Inheritance tax charge reminder for trustees

The Finance Act 2006 (FA) made a number of fundamental changes to the tax treatment of Trusts.

Broadly, these changes took effect from 22 March 2006 which was exactly 10 years ago yesterday.

If you are a trustee, from this year on you will need to be mindful of an inheritance tax (IHT) charge (the “periodic charge”) that could arise on every 10th anniversary from when the trust was set up.

Most trusts created during the lifetime of the person making it established on or after 22 March 2006 are now referred to as “relevant property trusts” unless they fall within certain exceptions. IHT charges can arise on three occasions depending on the net value of the assets in the trust. These are:

  • when assets pass into the trust (entry charge);
  • when assets leave the trust (exit charge); &
  • on every 10th year anniversary from when it was created (i.e. the periodic charge).

Given that we are now 10 years down the line from when the FA introduced the changes, trustees should be considering the periodic charge. The IHT calculation is based on the net value of assets in the trust on the day before that anniversary.

It is important to note that whilst the value of the assets passing into the trust may have been less than the IHT nil rate band at the date the trust was created, the value of the assets are likely to have increased at a greater rate than the nil rate band, particularly as the nil rate band has only increased by £40,000 in the last 10 years. If the value of the trust’s assets exceeds the nil rate band, then the trust will have periodic charge liability in most cases. There are certain exceptions if, for example, the trust assets qualify for some form of IHT relief such as agricultural property relief or business property relief.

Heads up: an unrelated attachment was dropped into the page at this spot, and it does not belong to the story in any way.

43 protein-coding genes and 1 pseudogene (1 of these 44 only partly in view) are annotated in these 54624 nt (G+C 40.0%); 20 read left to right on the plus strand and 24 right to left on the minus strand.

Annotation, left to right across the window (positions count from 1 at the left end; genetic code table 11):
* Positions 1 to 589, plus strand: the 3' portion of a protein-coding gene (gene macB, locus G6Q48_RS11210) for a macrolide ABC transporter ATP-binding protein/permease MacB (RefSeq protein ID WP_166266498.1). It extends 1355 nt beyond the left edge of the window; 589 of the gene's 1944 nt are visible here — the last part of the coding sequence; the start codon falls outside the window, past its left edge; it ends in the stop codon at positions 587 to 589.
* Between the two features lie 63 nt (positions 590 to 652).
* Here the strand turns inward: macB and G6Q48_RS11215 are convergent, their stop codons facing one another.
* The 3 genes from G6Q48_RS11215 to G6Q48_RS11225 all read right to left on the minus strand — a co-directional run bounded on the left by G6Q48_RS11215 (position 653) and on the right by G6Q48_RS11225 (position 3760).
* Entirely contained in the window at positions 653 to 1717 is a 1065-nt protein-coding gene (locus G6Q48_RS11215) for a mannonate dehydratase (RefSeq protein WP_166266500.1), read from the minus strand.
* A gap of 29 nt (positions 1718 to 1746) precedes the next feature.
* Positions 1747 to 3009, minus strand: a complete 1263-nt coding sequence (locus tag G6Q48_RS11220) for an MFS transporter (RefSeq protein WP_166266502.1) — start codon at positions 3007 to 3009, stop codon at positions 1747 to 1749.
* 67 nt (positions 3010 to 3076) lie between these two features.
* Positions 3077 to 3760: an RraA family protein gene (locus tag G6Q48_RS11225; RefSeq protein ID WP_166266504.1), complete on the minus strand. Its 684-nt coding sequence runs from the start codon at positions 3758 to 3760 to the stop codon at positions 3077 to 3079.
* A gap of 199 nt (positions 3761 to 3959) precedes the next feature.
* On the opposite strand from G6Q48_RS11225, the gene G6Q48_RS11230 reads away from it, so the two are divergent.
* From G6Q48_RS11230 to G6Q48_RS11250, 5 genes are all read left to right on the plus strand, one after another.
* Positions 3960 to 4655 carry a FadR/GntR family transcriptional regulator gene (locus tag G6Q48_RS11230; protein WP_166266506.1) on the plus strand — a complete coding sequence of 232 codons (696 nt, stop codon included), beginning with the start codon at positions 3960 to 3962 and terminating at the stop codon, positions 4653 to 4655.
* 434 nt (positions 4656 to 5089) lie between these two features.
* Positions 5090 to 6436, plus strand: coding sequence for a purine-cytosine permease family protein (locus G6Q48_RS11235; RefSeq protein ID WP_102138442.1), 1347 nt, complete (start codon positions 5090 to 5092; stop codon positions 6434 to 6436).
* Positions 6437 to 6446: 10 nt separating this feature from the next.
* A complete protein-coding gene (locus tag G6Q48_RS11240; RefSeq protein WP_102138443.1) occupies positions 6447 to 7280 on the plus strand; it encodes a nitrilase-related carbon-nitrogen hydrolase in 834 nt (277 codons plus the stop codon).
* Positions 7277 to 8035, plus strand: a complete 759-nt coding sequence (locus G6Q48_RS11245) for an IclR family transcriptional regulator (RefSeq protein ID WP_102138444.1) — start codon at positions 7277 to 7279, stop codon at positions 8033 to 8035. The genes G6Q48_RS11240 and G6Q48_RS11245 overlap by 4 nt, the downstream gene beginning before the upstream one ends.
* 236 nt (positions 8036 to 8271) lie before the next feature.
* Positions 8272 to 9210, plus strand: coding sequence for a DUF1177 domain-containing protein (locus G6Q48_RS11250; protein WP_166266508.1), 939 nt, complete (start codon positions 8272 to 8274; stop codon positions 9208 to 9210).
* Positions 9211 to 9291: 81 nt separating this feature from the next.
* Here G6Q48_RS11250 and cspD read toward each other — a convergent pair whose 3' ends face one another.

Therefore, if you are a trustee, you will need to:

  • ascertain whether the trust is a relevant property trust;
  • determine the value the trust assets and consider if any reliefs apply in order to arrive at the net value of the assets;
  • ensure that any IHT Accounts are submitted within the required timescale set by HMRC; &
  • pay any IHT that is due.

You should carry out the above checklist before each 10th year anniversary so as to determine whether an IHT Account needs to be submitted to HMRC. Penalties and interest will be charged by HMRC for a late return and/or late payment.

For anything further, one of our specialists would be delighted to meet you either in our office or in your own home to talk through your requirements and answer any questions. Please contact us at any time.

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